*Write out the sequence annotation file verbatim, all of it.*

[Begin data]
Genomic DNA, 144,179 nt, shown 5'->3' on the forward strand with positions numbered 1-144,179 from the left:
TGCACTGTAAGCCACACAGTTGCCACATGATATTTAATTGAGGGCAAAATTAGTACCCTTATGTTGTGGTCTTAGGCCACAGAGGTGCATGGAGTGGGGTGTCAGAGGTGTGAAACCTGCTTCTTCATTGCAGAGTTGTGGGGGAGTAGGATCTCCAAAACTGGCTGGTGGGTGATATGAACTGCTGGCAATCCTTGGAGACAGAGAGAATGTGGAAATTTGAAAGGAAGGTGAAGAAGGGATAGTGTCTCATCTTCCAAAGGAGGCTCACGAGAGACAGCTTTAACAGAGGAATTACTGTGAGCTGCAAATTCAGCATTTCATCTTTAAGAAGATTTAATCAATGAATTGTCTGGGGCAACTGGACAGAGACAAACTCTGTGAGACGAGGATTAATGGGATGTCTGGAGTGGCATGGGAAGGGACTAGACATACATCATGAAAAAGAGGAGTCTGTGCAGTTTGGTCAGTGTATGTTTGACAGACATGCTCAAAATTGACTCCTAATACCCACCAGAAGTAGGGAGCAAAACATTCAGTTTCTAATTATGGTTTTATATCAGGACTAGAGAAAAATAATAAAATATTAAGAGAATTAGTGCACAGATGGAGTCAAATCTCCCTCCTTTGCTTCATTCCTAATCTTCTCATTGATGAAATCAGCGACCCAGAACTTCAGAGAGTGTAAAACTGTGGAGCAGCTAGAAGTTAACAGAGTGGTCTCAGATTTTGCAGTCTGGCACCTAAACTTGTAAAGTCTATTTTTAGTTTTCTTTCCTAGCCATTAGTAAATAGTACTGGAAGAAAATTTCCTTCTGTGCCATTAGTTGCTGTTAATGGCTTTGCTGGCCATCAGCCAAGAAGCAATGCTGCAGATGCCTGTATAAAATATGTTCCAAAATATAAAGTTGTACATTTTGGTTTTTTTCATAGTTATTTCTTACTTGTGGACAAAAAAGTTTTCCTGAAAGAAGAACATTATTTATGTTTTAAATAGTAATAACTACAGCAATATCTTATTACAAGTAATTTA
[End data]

Genomic DNA, 144,179 nt, shown 5'->3' on the forward strand with positions numbered 1-144,179 from the left:
TGCACTGTAAGCCACACAGTTGCCACATGATATTTAATTGAGGGCAAAATTAGTACCCTTATGTTGTGGTCTTAGGCCACAGAGGTGCATGGAGTGGGGTGTCAGAGGTGTGAAACCTGCTTCTTCATTGCAGAGTTGTGGGGGAGTAGGATCTCCAAAACTGGCTGGTGGGTGATATGAACTGCTGGCAATCCTTGGAGACAGAGAGAATGTGGAAATTTGAAAGGAAGGTGAAGAAGGGATAGTGTCTCATCTTCCAAAGGAGGCTCACGAGAGACAGCTTTAACAGAGGAATTACTGTGAGCTGCAAATTCAGCATTTCATCTTTAAGAAGATTTAATCAATGAATTGTCTGGGGCAACTGGACAGAGACAAACTCTGTGAGACGAGGATTAATGGGATGTCTGGAGTGGCATGGGAAGGGACTAGACATACATCATGAAAAAGAGGAGTCTGTGCAGTTTGGTCAGTGTATGTTTGACAGACATGCTCAAAATTGACTCCTAATACCCACCAGAAGTAGGGAGCAAAACATTCAGTTTCTAATTATGGTTTTATATCAGGACTAGAGAAAAATAATAAAATATTAAGAGAATTAGTGCACAGATGGAGTCAAATCTCCCTCCTTTGCTTCATTCCTAATCTTCTCATTGATGAAATCAGCGACCCAGAACTTCAGAGAGTGTAAAACTGTGGAGCAGCTAGAAGTTAACAGAGTGGTCTCAGATTTTGCAGTCTGGCACCTAAACTTGTAAAGTCTATTTTTAGTTTTCTTTCCTAGCCATTAGTAAATAGTACTGGAAGAAAATTTCCTTCTGTGCCATTAGTTGCTGTTAATGGCTTTGCTGGCCATCAGCCAAGAAGCAATGCTGCAGATGCCTGTATAAAATATGTTCCAAAATATAAAGTTGTACATTTTGGTTTTTTTCATAGTTATTTCTTACTTGTGGACAAAAAAGTTTTCCTGAAAGAAGAACATTATTTATGTTTTAAATAGTAATAACTACAGCAATATCTTATTACAAGTAATTTA